As elected officials in Atlanta crowd the microphone to denounce Sgt. Scott Kreher for saying something importune about Mayor Shirley Franklin, the list grows . . . of elected officials in Atlanta grandstanding on Kreher while refusing to comment on the city’s grotesque treatment of wounded police officers, the real issue.
Here is a video Kreher helped create that details the systematic abuse of the officers by the city. And here is a petition supporting Kreher, a decent guy who lost his temper over real injustice. Not fake injustice. I urge you to read the text of the petition, if you want to know what really happened.
In recent months, Mayor Franklin and Police Chief Pennington have pointedly refused to speak out against the high toll of violent crime, accusing residents, instead, of merely “perceiving” the crime wave that has left people dead on the streets, and at their jobs, and in their homes. I don’t know anyone in Atlanta who doesn’t either own an alarm system or live behind locks and bars, or both. That’s normal for Atlanta, a normal that is growing worse. Yet the mayor feels that people are exaggerating the effect of crime on their lives, while she simultaneously feels that there should be a federal investigation over a passing remark made about her in anger, in the midst of a City Council meeting about her outrageous treatment of wounded officers.
So if your back door gets kicked in by armed thugs, or your car gets stolen, or somebody holds a gun to your son’s head, then you should just shut up, sit down, and not complain. But if somebody says something in passing about the Mayor while talking about something else, then there should be a federal investigation, with all the resources of the government brought to bear, punitively, on any citizen who deigns to express anger at her Highness.
She gets — to demand that free speech be investigated if it displeases her. You get — to hope that a cop is available to show up when your life in endangered by a violent criminal. The cops get — to stand between you and the criminals, risking a fate like that of their fellow, paralyzed officers who are treated with raw contempt by elected officials.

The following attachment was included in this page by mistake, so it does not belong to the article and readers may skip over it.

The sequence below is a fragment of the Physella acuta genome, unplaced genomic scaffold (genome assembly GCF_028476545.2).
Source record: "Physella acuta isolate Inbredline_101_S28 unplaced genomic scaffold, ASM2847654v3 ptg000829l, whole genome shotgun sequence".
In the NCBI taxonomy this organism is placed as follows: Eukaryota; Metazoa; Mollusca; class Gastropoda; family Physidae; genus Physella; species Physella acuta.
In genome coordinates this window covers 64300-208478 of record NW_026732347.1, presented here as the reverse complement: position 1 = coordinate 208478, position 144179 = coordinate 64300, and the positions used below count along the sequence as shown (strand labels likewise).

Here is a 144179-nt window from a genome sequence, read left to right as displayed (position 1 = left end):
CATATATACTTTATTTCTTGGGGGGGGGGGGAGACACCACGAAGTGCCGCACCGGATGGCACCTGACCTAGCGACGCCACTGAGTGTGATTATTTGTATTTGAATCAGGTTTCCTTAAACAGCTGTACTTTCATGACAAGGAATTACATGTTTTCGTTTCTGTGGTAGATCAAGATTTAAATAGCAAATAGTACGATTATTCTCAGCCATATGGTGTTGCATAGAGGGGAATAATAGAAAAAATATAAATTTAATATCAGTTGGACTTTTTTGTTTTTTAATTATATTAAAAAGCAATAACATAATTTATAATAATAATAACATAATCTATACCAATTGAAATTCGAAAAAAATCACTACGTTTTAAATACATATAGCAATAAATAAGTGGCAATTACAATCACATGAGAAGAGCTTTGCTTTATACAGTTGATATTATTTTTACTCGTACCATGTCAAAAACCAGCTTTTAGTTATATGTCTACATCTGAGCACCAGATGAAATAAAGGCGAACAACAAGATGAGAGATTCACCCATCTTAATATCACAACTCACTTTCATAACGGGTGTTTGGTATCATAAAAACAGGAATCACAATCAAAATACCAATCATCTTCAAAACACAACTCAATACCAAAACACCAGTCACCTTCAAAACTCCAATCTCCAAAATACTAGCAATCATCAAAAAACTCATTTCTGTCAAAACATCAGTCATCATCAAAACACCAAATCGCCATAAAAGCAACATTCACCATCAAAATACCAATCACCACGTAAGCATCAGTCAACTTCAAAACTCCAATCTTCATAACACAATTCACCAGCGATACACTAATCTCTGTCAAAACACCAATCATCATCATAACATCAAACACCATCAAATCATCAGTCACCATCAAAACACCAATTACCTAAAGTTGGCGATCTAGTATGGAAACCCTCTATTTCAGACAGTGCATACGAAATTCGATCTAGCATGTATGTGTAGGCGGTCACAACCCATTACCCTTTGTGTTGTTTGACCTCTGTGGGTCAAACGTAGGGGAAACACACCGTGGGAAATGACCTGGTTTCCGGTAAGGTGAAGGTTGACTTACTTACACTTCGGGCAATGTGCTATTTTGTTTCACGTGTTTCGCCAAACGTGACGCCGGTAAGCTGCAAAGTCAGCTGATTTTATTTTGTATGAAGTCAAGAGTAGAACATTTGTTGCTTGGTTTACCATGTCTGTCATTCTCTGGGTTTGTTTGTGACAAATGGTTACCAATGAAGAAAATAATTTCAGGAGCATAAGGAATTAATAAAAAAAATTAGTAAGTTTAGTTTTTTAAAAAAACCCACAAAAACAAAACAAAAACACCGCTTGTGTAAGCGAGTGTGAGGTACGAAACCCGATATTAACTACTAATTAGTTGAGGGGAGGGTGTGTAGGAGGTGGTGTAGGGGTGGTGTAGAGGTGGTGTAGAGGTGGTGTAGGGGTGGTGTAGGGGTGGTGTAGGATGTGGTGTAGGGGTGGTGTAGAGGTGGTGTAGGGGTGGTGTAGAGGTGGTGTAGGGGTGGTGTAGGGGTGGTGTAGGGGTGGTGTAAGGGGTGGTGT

The Atlanta Journal Constitution is calling the controversy over Kreher’s remarks a “debate.” Well, not really. Debate implies that both parties have the right to speak freely, and that is not the case here, where Franklin may whip up hatred and demand federal government action under the guise of being frightened by what she is codedly pretending to be a racial remark, while Kreher and his supporters, and anyone else who deigns to be upset over the crime situation, or the paralyzed cop situation, must grovel and apologize while expressing their point of view.
It’s an ugly tactic that should be outdated, but is not.
Senator Vincent Fort, the crown prince of such double-standards, has, of course, weighed in for the Mayor. This is Fort’s stomping grounds: he has spent most of his time in office trying to codify such double standards into law, simultaneously lobbying for leniency for violent criminals and harsher sentencing for so-called hate crimes, the system of selectively enforced, selective outrage that dictates that some people’s victimization is more important than others’. The hate crimes code is also what underlies Franklin’s demand for a federal investigation of Kreher, a chilling threat. If Kreher had said such a thing in Canada or Britain or any one of several European countries these days, he would doubtlessly be facing hate speech charges. Luckily, our unique bill of rights largely protects us from prosecution for hate speech, though that would change in a heartbeat if Fort and others had their way.
Fort also, predictably, had bad things to say about the police, playing the police brutality card for the press:
“If I had said that to a police officer on the street, where do you think I’d be?” said State Sen. Vincent Fort.
Fort’s comment here is worth contemplating: he brings up non-existent police brutality but refuses to address the actually brutal treatment of the paralyzed police officers at the hands of Franklin’s administration. Talk about a double standard.
And what a perfect expression of the realities of the hate crimes movement: some people get to have police protection against words. Other people have to beg for any protection against crime. Now that he has inserted himself into this debate, Fort should be called on the carpet, both for what he said about the police, and what he did not say.
Despite the fact that he believes that some people matter more than others.
Here is Shirley Franklin’s latest statement on Kreher, who has already apologized, grovelled before her:
“His threat cannot be tolerated or explained away,” she said on the city’s official Web site. “I believe his threat to be serious and an attempt to intimidate me and other city officials and my family.”
Here is what she said about the wounded officers:
Here is what she said about real crime victims in the city, in an op-ed scolding the public for demanding more police officers:
“The city is safer now than it has been in decades.”
In Atlanta these days, you had better know your place.